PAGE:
“It’s the unusual, the ‘out of place’ that gets our attention and prompts us to ask questions.”
– Ed Lehming
While driving through Prince Edward County, a large peninsula in south-eastern Ontario, some of the main roads run through a fairly large patch of marshland, rather, swamp, since it is filled with shrubs and trees. What makes this so unique is that the swamps, which seem to be wet all year round are filled with large maple trees, primarily red and silver maple, which don’t seem to mind getting their feet wet in what is locally known as “The Big Swamp”.
The rest of the ‘County’ is rolling farmland with the occasional patch of low brush or juniper, as well as many of Ontario’s emerging wineries. The ‘County” is becoming a very popular destination, mostly because of its proximity to Toronto, its quaint villages, picturesque landscape, and a spectacular provincial park known as “Sandbanks” made up of miles of soft sand-dunes jutting into Lake Ontario.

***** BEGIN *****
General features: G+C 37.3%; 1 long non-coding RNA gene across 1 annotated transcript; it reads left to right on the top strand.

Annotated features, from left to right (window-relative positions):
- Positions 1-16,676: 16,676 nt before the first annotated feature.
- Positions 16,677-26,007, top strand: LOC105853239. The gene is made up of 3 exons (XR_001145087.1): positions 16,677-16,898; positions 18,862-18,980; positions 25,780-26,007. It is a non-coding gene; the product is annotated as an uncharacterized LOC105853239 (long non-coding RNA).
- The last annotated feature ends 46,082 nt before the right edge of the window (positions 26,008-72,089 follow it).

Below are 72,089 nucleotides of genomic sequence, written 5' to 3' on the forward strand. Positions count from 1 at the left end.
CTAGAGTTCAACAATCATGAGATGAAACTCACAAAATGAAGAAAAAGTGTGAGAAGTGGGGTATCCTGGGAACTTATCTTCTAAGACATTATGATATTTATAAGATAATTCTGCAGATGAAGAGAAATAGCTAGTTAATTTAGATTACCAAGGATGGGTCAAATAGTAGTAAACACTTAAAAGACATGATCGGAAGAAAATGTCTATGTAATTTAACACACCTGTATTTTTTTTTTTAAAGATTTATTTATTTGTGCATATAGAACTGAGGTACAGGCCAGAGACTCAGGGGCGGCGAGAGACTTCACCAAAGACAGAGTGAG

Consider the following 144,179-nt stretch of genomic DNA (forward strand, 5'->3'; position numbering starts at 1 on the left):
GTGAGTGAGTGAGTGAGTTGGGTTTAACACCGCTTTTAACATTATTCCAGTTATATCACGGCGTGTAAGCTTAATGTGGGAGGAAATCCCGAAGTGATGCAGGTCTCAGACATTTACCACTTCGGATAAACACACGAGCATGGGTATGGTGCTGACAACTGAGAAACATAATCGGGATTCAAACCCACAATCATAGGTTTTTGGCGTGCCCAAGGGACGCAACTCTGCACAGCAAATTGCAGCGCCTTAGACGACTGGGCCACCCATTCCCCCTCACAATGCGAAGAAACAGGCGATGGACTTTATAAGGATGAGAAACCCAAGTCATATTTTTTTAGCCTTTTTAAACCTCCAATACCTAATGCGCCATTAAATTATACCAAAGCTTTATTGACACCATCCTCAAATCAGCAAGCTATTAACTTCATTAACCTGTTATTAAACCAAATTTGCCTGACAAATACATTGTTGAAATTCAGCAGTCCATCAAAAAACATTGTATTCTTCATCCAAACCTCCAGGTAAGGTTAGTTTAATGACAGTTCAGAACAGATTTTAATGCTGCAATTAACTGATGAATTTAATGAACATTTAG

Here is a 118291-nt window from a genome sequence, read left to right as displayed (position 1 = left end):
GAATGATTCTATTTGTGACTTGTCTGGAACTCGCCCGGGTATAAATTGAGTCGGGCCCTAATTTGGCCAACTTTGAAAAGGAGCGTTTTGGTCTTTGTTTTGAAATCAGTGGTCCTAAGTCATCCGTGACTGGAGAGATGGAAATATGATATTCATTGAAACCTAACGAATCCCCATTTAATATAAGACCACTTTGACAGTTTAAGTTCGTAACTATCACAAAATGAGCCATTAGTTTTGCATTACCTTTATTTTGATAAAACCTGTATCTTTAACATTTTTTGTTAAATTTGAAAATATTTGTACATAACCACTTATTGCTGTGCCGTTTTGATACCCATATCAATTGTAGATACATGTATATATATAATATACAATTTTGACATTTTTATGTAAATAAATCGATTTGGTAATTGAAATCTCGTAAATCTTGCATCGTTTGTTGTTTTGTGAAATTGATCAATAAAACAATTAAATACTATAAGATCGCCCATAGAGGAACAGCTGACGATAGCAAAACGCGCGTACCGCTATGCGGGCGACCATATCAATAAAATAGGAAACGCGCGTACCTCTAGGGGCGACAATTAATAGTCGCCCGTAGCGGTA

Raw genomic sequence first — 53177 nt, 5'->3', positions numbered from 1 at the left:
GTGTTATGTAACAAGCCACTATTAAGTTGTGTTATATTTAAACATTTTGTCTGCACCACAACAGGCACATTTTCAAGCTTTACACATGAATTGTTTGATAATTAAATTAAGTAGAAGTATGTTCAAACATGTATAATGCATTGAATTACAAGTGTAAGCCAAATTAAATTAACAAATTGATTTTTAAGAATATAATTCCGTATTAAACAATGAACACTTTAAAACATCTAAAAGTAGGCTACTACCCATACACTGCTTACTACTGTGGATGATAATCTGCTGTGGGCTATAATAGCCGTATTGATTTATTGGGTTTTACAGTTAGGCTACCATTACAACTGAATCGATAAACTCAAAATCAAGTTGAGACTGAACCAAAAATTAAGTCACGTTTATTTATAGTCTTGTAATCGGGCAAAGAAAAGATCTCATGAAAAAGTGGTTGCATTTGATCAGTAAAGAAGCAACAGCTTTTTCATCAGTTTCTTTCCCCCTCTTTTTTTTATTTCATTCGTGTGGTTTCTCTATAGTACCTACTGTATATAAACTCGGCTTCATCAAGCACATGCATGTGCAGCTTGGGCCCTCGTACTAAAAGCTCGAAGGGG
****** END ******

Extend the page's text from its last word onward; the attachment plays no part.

Among this diverse landscape, I keep coming back to the central swamp, because it’s so out of place to me. I’ve been here many times over the past few years but until a few days ago, did not take the time to stop and photograph them. The trees you see in this photo stretch on for hundreds of meters into the swamp, but the thicker summer foliage obscurs much of that, so a trip back in autumn is definitely going to happen.
Tamron SP 70-200mm f/2.8 Di VC USD @ 70 mm
1/4 sec, f/20.0, ISO 200
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